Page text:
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Found 238 results

  1. Unlock Audio

    Learning to Embrace Criticism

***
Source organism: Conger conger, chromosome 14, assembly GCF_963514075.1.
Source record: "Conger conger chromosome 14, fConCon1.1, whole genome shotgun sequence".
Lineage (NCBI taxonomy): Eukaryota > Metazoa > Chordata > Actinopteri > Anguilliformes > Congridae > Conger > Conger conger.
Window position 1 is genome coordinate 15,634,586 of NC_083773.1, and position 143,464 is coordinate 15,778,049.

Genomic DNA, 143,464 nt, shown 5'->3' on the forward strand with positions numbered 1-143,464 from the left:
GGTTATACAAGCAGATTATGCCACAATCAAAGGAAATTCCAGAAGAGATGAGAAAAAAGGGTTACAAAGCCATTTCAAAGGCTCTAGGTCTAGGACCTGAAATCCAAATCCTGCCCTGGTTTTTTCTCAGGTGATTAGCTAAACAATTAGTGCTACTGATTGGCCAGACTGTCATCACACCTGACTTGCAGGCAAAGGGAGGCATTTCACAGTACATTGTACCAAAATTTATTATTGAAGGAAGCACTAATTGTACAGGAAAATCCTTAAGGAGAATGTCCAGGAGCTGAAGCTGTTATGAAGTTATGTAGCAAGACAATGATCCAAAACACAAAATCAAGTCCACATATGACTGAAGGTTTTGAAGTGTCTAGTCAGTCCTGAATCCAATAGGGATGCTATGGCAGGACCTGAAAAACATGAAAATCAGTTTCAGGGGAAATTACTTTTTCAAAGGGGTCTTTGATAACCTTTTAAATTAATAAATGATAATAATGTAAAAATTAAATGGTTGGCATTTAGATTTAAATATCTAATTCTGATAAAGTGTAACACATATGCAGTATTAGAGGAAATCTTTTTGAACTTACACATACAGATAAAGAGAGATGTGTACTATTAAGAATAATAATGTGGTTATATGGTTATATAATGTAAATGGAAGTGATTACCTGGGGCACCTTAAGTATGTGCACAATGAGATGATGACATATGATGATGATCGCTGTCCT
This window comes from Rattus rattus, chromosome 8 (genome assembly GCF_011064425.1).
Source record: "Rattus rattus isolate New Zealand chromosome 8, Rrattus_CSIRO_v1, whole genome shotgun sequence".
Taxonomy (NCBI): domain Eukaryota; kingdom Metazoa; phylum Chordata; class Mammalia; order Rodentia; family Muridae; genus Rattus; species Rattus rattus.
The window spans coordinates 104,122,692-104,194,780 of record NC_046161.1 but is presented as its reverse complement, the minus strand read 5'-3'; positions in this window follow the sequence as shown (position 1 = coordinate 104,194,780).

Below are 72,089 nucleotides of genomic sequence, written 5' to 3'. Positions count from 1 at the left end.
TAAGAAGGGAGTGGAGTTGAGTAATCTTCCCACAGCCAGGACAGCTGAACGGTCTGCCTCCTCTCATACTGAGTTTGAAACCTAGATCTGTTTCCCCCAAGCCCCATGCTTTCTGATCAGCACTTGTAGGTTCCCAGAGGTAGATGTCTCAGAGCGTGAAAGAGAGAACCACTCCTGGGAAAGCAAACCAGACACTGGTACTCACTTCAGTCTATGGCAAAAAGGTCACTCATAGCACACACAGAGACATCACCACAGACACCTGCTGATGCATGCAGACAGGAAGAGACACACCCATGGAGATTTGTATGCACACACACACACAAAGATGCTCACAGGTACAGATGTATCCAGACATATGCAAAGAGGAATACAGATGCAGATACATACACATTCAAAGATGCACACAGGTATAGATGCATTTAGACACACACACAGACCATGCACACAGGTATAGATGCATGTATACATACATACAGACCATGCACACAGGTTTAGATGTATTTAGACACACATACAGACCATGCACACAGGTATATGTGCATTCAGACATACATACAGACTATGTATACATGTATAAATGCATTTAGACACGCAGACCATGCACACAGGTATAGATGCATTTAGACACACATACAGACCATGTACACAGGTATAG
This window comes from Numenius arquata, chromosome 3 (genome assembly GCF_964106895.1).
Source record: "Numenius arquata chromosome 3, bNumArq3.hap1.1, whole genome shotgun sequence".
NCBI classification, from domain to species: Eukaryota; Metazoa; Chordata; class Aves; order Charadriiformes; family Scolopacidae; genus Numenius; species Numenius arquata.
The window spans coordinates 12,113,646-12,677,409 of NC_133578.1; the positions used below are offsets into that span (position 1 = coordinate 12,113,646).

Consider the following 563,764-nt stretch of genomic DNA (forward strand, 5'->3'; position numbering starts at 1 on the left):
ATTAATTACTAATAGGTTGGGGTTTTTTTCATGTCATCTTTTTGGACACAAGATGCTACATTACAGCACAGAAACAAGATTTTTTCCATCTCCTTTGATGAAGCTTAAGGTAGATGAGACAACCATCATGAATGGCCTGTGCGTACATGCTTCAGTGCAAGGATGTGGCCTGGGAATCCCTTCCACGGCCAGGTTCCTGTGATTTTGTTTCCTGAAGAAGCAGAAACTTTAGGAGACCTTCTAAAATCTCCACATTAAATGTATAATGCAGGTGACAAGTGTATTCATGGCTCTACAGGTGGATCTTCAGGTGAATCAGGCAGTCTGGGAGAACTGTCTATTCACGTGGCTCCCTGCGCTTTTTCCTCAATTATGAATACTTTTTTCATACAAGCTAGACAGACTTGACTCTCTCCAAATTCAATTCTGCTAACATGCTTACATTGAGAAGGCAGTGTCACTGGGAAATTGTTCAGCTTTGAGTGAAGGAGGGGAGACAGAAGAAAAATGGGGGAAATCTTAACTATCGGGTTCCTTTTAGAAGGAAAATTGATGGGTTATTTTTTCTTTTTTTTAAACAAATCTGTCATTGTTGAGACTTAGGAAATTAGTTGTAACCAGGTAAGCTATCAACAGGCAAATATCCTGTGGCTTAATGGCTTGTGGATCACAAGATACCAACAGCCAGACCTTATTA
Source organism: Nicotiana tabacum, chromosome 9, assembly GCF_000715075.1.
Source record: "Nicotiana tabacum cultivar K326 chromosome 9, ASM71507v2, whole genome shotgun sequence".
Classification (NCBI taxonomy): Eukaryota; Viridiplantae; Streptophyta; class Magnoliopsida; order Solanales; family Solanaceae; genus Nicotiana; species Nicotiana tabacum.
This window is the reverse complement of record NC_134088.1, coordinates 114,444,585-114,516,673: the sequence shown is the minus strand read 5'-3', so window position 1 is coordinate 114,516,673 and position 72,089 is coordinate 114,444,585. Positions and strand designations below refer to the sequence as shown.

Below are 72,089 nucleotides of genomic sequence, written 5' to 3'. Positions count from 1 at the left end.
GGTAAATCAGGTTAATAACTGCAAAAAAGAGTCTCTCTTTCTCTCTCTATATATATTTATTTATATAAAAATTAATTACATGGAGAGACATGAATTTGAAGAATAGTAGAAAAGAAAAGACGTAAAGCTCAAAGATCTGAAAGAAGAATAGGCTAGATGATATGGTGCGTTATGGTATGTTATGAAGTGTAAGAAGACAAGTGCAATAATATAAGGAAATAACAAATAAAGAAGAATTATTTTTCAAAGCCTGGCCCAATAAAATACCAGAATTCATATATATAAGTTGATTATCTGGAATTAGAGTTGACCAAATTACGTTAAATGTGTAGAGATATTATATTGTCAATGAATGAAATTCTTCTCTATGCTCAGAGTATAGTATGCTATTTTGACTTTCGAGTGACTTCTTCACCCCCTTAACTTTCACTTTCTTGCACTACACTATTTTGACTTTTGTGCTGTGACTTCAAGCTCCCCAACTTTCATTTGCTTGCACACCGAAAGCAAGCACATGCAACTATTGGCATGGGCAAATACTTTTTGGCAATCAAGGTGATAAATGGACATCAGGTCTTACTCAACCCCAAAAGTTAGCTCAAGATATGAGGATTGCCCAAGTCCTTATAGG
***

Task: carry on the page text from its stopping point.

A number of years ago, I had the opportunity to work on a trailer with a very established music producer. To give you an idea: he had recently finished contributing to a Rihanna album. I was ecstatic for the opportunity. I get to work with and learn from this guy?! YASS! We listened through the music track I had written and he began picking out potential improvements with the arrangement, mix, production, etc. I scribbled down everything I could, taking no offense whatsoever. I mean, who was I to question what he was telling me? We talked for a bit - I had some questions on how to tackle some of the issues he brought up. The session ended with me having some serious homework. But I was STOKED! I spent five days moving things around, changing settings, making small tweaks. This was me giving my all. I wanted to impress him SO much. By the time we met next, I couldn't think/hear of any way I could do better. The next step was to watch his face light up when he heard how good I was. Right? We pushed play and he seemed to like it. He listened all the way through without stopping and even had a positive look on his face. Not the utterly enthusiastic reaction I was looking for, but hey, he was kind of a quirky personality. When it ended, we sat in silence for a few seconds before I asked "what do you think?" "B+" B+?! Hey! That's not bad! I mean, if he's saying B+, then for most people it's really good! Maybe a few small tweaks and we're good to go. For a second there, I was SO HAPPY! Then he says, "Unfortunately, we're in a business where it's either A+ or F." He then proceeded to list off even more homework than he had given the last time we met. It was a bit devastating - I felt like I had given 110%. And it definitely seemed like I hadn't impressed him. It’s moments like this that can crush your spirit and make you feel like giving up on a piece of creative work. While in the short term that experience stung, I realized criticism is actually an opportunity and encouraging, though it can be perceived very differently for any creative artist than for most other professions. For many amateur artists, to criticize their work is not criticizing a thing they did, it is criticizing an intrinsic part of themselves. There's a lot to unpack here. First, it's important for an artist to realize the criticism is not about direct attacks on their self-worth. The issue is how criticism is expressed so that it aids communication, the experimentation process, or it's execution - not a personal, intimate artistic failure. As a creative whenever you put a piece of work forward people will have opinions about it. It will naturally feel like they are attacking your level of skill. You must develop a thicker skin. Second, the fact that someone is criticizing your work means they think it's worth having a potentially uncomfortable conversation about. Not only that, they think you're worth having that conversation with. Think about it - we all have people in our lives who we've kinda given up on. - They always talk about the things they're going to do but never actually attempt them. - Everything is someone else's fault - not theirs. - Their idea is so bad that you can't even begin to determine how to communicate everything that's wrong with it. At a certain point, we stop caring. We stop saying "I don't know if that's a good idea.." We stop pointing out what doesn't work or what does. We stop expecting them to follow through. Ultimately, we stop taking them seriously. To that end, we stop objecting. We stop trying. We stop criticizing - because we feel the idea is so terrible, or the person won't or can't act upon our input. So why try to help? If someone criticizes your work, it means they think the potential of your idea is worth being uncomfortable about. It means they think that if they tell you their thoughts, you'll understand them and are capable of implementing them. Criticism means someone thinks you and your idea are worth helping. It means they think you and your ideas have value and can be better than they currently are. While my additional homework from the producer was initially disappointing, it also meant we were making progress. My music was worth working on and I was worth talking to. It took a while, but we ended up with one of the best overall tracks I've made. Those sessions became a learning experience in craft and in self. Be happy if someone is willing to tell you that something isn't A+ and why. Welcome it. Embrace the criticism! Be sure to check out Unlock Audio and grab some free stuff. Want to reach out? hello@unlockaudio.com Elliot Callighan is a composer and sound designer, and the owner of Unlock Audio. He also teaches in the film and game programs at DePaul University and is an Officer in the Army National Guard.